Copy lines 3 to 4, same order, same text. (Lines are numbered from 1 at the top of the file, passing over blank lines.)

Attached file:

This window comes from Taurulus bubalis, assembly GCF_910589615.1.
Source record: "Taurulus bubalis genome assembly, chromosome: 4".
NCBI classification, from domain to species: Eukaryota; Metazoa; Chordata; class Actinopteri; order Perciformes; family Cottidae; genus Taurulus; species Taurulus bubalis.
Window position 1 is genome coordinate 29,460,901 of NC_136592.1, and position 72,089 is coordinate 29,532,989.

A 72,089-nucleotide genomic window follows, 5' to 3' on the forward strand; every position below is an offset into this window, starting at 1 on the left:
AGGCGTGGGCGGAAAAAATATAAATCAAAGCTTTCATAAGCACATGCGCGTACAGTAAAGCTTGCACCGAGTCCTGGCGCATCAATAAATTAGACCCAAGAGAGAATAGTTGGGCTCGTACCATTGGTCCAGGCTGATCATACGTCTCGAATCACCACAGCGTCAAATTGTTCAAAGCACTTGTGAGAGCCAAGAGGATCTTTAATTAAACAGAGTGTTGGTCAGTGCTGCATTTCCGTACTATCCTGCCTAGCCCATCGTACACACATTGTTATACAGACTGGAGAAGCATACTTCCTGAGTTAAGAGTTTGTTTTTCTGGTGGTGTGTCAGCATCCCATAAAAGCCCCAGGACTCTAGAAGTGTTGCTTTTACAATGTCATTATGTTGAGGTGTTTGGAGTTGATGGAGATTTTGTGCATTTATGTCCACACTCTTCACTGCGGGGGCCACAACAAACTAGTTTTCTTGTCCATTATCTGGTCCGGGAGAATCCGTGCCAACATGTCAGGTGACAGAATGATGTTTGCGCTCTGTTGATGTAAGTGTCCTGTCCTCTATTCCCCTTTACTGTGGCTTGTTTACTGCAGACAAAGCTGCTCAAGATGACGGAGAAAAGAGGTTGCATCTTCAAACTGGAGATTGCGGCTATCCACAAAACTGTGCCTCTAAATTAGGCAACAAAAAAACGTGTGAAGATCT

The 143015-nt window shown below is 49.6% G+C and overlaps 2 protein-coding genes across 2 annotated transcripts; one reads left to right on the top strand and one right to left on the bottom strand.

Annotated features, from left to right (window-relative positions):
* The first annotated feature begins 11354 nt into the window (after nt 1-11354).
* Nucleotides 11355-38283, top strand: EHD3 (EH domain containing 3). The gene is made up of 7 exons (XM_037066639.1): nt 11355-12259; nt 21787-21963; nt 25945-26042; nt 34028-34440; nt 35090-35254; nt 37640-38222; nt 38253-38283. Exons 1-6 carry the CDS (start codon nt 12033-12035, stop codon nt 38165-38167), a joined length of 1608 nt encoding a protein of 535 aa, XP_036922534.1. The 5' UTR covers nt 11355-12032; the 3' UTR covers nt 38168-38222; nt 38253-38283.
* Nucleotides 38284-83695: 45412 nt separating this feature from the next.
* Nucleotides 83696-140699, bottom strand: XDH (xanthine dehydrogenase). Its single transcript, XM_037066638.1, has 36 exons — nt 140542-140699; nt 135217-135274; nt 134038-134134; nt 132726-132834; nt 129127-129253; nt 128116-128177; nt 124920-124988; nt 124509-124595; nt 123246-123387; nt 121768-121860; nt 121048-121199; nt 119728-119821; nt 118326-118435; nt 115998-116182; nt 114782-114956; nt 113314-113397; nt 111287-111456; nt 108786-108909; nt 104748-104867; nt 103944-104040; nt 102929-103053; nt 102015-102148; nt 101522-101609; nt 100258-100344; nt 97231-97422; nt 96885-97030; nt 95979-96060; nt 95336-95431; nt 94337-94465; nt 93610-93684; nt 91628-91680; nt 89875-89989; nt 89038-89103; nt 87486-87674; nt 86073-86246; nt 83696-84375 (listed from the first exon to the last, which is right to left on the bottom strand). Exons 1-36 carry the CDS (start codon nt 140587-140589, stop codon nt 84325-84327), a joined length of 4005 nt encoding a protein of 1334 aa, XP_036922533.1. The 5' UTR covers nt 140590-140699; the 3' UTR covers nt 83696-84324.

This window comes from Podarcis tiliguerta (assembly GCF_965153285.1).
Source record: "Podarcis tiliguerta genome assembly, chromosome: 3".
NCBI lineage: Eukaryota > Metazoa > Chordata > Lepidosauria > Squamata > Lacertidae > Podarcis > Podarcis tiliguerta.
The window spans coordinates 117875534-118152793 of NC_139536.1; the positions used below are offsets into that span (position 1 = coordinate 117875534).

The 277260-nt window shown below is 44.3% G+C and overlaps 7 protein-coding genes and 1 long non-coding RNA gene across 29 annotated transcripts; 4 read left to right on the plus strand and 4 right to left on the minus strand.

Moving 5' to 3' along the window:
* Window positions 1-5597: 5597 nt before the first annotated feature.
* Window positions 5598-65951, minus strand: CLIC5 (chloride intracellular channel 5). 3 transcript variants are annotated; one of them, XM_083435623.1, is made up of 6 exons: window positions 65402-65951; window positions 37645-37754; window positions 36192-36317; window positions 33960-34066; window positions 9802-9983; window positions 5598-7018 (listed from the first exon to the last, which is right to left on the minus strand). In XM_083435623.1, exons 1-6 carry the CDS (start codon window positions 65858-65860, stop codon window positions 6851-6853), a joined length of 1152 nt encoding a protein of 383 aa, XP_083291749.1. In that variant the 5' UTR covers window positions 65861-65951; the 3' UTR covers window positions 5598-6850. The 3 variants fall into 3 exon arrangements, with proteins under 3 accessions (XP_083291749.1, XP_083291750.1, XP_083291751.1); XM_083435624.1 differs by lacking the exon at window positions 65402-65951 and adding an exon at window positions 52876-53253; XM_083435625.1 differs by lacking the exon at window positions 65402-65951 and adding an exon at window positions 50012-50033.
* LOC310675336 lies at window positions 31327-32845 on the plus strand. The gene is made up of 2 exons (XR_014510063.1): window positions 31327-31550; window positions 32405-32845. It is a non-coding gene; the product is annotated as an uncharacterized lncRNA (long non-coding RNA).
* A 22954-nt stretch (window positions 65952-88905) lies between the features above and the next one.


NCBI classification, from domain to species: Eukaryota; Metazoa; Chordata; class Actinopteri; order Perciformes; family Cottidae; genus Taurulus; species Taurulus bubalis.
Window position 1 is genome coordinate 29,460,901 of NC_136592.1, and position 72,089 is coordinate 29,532,989.